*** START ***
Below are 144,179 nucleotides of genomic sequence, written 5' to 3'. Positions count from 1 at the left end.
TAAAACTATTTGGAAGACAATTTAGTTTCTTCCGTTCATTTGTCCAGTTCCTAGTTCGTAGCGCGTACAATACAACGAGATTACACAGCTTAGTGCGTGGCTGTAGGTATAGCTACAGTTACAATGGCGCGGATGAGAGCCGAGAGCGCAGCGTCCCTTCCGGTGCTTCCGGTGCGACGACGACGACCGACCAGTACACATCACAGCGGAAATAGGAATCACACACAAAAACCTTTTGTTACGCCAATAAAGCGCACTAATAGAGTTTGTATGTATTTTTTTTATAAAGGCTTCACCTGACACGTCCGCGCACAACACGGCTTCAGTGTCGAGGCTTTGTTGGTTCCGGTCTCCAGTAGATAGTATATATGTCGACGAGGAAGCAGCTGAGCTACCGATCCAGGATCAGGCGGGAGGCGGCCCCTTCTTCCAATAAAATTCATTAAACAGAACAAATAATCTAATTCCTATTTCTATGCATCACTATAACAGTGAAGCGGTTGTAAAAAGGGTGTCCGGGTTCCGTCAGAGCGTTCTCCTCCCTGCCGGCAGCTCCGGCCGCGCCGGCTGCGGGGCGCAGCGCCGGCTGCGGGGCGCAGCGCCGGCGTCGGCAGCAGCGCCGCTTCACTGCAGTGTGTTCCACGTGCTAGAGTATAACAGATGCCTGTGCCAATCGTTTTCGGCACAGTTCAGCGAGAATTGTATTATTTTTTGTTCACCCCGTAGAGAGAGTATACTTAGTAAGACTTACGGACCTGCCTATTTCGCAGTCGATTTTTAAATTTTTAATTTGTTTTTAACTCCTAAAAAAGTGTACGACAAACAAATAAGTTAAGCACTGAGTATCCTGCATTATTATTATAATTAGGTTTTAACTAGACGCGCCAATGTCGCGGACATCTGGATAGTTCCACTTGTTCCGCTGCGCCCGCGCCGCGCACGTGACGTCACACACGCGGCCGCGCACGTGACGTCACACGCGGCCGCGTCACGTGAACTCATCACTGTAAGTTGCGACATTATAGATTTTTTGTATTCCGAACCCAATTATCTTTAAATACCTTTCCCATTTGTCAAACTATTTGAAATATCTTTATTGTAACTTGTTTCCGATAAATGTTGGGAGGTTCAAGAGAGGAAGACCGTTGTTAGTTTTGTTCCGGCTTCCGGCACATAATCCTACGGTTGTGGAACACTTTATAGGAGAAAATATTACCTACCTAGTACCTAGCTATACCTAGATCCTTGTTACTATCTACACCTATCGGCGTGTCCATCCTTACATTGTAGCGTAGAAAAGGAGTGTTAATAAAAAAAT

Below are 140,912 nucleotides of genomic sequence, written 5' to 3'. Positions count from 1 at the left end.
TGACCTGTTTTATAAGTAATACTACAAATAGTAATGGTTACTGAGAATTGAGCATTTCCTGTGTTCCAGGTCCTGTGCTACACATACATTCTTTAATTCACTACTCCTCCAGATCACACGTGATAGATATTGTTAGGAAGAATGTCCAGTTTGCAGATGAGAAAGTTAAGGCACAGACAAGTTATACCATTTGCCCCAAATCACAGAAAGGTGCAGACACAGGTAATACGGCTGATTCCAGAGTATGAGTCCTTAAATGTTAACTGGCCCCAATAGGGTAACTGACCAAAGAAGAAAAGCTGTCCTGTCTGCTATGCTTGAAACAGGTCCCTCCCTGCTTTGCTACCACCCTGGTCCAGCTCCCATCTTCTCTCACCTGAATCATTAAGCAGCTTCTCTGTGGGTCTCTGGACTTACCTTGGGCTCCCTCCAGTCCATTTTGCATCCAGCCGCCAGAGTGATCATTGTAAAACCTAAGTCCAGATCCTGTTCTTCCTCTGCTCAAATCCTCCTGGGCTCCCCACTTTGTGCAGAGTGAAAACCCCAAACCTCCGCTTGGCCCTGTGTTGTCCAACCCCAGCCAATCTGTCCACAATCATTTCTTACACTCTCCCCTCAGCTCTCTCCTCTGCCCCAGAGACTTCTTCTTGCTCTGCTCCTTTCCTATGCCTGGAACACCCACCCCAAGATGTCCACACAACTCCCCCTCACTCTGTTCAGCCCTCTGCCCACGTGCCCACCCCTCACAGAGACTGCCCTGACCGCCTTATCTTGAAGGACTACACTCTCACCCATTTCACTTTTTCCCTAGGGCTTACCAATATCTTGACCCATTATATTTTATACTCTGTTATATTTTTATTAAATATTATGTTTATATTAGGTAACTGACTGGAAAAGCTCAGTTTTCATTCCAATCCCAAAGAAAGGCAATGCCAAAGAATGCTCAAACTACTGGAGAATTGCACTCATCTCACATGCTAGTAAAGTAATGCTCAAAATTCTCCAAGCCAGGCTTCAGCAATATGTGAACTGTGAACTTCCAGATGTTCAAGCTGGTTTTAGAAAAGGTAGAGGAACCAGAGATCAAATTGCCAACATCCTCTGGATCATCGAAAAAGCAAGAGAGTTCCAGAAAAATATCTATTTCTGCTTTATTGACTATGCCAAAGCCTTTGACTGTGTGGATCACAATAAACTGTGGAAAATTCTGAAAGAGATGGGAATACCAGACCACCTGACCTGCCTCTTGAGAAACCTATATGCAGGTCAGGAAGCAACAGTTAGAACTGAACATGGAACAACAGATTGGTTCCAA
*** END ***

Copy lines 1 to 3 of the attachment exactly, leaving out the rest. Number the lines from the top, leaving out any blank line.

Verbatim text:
Below are 144,179 nucleotides of genomic sequence, written 5' to 3'. Positions count from 1 at the left end.
TAAAACTATTTGGAAGACAATTTAGTTTCTTCCGTTCATTTGTCCAGTTCCTAGTTCGTAGCGCGTACAATACAACGAGATTACACAGCTTAGTGCGTGGCTGTAGGTATAGCTACAGTTACAATGGCGCGGATGAGAGCCGAGAGCGCAGCGTCCCTTCCGGTGCTTCCGGTGCGACGACGACGACCGACCAGTACACATCACAGCGGAAATAGGAATCACACACAAAAACCTTTTGTTACGCCAATAAAGCGCACTAATAGAGTTTGTATGTATTTTTTTTATAAAGGCTTCACCTGACACGTCCGCGCACAACACGGCTTCAGTGTCGAGGCTTTGTTGGTTCCGGTCTCCAGTAGATAGTATATATGTCGACGAGGAAGCAGCTGAGCTACCGATCCAGGATCAGGCGGGAGGCGGCCCCTTCTTCCAATAAAATTCATTAAACAGAACAAATAATCTAATTCCTATTTCTATGCATCACTATAACAGTGAAGCGGTTGTAAAAAGGGTGTCCGGGTTCCGTCAGAGCGTTCTCCTCCCTGCCGGCAGCTCCGGCCGCGCCGGCTGCGGGGCGCAGCGCCGGCTGCGGGGCGCAGCGCCGGCGTCGGCAGCAGCGCCGCTTCACTGCAGTGTGTTCCACGTGCTAGAGTATAACAGATGCCTGTGCCAATCGTTTTCGGCACAGTTCAGCGAGAATTGTATTATTTTTTGTTCACCCCGTAGAGAGAGTATACTTAGTAAGACTTACGGACCTGCCTATTTCGCAGTCGATTTTTAAATTTTTAATTTGTTTTTAACTCCTAAAAAAGTGTACGACAAACAAATAAGTTAAGCACTGAGTATCCTGCATTATTATTATAATTAGGTTTTAACTAGACGCGCCAATGTCGCGGACATCTGGATAGTTCCACTTGTTCCGCTGCGCCCGCGCCGCGCACGTGACGTCACACACGCGGCCGCGCACGTGACGTCACACGCGGCCGCGTCACGTGAACTCATCACTGTAAGTTGCGACATTATAGATTTTTTGTATTCCGAACCCAATTATCTTTAAATACCTTTCCCATTTGTCAAACTATTTGAAATATCTTTATTGTAACTTGTTTCCGATAAATGTTGGGAGGTTCAAGAGAGGAAGACCGTTGTTAGTTTTGTTCCGGCTTCCGGCACATAATCCTACGGTTGTGGAACACTTTATAGGAGAAAATATTACCTACCTAGTACCTAGCTATACCTAGATCCTTGTTACTATCTACACCTATCGGCGTGTCCATCCTTACATTGTAGCGTAGAAAAGGAGTGTTAATAAAAAAAT

Below are 140,912 nucleotides of genomic sequence, written 5' to 3'. Positions count from 1 at the left end.